As we inch closer to March 20 tomorrow, the first official day of spring in the U.S., there’s a hint of spring in the air after a dreary winter season. We can see new growth starting in our backyards. There’s a freshness and a stillness to the outside world, one that’s been allowing a few 60°F days to shine through in parts of the northeastern United States. Even in parts of the country where weather isn’t as intense, we’re all ready for a change of seasons, and with it, a change in perspective.
Because we’re all ready to spring forward to the new season, we thought it would be great timing to cover one of the most asked-about topics in rolling doors: you guessed it…springs! (We won’t apologize for the pun.)
Rolling security doors come in two options in regards to springs: with springs and without (also called springless). Let’s review the basics.
How do rolling doors with springs work?
Rolling security doors have springs to help lift them, especially since large doors can be really heavy, exceeding 800 pounds or more. The springs are located inside the barrel in the headroom. They work by using a counterbalance spring system, where the spring is wound from one side to tighten it inside the barrel. As the door is lifted by a person or operator, the spring unwinds to provide the counterbalance necessary to open the door. As the door is closed, the spring is rewound and ready for the next door cycle.
As for the springs themselves, there are a few parts you should be familiar with:
For particularly heavy doors, a duplex spring may be required to lift them. This means there will be two springs within the barrel, one inside the other. Duplex springs may also be used when the springs needed to lift the door are too long for the headroom area above the door.
How are springs for rolling doors chosen?
No worries here – your door manufacturer will do all the heavy lifting, just like an antihistamine takes care of that reaction to pesky pollen. Springs are calculated for inch pounds per turn (IPPT) and the door cycle life by the manufacturer.
Depending on the door’s lifecycle, the diameter of the spring’s wire, the diameter of the spring’s coil, and the spring’s length will be adjusted. The higher the number of cycles, the larger the wire and longer the length. Note here that the size of the spring can affect the door’s headroom.
The springs are matched to the rolling door you choose for your application, including the number of cycles it will see in its lifetime. Cookson’s rolling doors come with a standard 50,000 cycles. Higher cycle options such as 100,000, 300,000, 500,000, and more are available for applications such as parking garages, where a door or grille could see upwards of 20 cycles or more a day.
While some applications are ideal for rolling doors with springs, there are limitations. If the spring(s) required to lift the door are too large for the headroom, or the door’s cycles exceed the recommended cycle for spring doors, it’s time to move to a springless rolling door faster than you bring your plants inside for overnight frost.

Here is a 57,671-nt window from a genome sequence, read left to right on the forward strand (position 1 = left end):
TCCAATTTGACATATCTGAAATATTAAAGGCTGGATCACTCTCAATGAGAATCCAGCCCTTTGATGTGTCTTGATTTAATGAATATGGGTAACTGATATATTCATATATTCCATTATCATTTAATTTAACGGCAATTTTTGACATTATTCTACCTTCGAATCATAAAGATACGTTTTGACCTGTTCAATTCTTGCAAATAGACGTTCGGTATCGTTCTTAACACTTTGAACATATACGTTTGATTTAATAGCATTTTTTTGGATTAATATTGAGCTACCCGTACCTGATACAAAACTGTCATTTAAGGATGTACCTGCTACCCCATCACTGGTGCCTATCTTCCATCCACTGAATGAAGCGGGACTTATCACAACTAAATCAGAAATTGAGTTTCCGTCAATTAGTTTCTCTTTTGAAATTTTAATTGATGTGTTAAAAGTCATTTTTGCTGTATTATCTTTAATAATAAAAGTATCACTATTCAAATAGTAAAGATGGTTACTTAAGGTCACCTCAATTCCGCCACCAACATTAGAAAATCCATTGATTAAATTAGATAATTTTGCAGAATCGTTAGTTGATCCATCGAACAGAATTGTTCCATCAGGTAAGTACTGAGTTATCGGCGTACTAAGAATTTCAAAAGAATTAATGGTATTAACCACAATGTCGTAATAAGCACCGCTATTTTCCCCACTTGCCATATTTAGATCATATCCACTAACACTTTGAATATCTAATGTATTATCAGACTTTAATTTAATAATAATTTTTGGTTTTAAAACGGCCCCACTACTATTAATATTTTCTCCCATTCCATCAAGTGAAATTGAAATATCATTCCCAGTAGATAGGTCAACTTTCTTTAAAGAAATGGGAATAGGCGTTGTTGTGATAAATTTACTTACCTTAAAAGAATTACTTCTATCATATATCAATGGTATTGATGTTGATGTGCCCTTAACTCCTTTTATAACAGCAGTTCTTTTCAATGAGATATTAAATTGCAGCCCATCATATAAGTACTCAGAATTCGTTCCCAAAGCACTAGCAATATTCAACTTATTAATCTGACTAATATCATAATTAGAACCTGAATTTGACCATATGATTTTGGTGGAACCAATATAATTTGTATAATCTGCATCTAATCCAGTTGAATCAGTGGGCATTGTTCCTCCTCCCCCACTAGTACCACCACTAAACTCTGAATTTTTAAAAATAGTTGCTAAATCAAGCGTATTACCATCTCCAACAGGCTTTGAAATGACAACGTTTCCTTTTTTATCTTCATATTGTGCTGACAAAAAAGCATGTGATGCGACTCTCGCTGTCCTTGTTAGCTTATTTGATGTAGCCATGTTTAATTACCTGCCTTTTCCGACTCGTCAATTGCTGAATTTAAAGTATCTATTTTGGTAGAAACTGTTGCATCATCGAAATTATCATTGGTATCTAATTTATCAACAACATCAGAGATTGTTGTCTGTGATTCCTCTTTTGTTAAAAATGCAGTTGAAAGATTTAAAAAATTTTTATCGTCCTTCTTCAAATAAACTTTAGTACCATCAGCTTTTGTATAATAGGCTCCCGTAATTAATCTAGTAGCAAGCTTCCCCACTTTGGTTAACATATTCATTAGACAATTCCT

How do I know if my springs are broken?
Just as it’s difficult to know when spring has begun for real instead of just a tease of a few days of good weather, it can be hard to tell if your springs are broken. In rolling security doors, the springs are located inside the barrel and obscured from view. A telltale sign to schedule an appointment with your door technician can be an overheating motor operator. Since the operator is working twice as hard to cycle the door without the assistance of springs in a spring door, it may overheat or wear out faster than usual.
Another way to determine if your springs may be broken is difficulty with manual operation. If the door can’t be opened or closed with the hand chain and you don’t feel resistance or tension, this can also be a sign of broken spring(s).
There are other times where signs of a broken spring are nowhere to be found. To confirm any security rolling door issue, including broken springs, contact your door technician or manufacturer.
How do rolling doors without springs (springless rolling doors) work?
Springless rolling doors function the same way as rolling doors with springs: they’re able to cycle open and closed through manual or motor operation. However, instead of springs providing counterbalance to lift and lower the door, the motor takes on the challenge itself.
Because it would prove difficult to get a large enough spring in the barrel to handle a heavy door and a significant amount of cycles, it’s easier to eliminate the need for them and transfer duties to a motor operator. Understandably, this means the horsepower of the motor operator will be higher, allowing it to lift the door.
So, what’s better? A rolling door with springs or a rolling door without springs?
Great question! It truly depends on the application. In a warehouse where deliveries are scheduled for once in the morning and once in the evening, a rolling door with springs would work well. In fact, the majority of closures have spring doors because the use case isn’t higher than 50,000 cycles.
On the other hand, once you get above our standard offerings, such as a parking garage for an apartment building with over 150 tenants, door cycles skyrocket, as does the need for a springless rolling door. The key is to know what kind of door you need, and then manufacturers like us can help you take care of the rest.
Are you ready to spring forward to the next season of rolling doors in your spec or your facility? Contact us here and we’ll walk you through the options.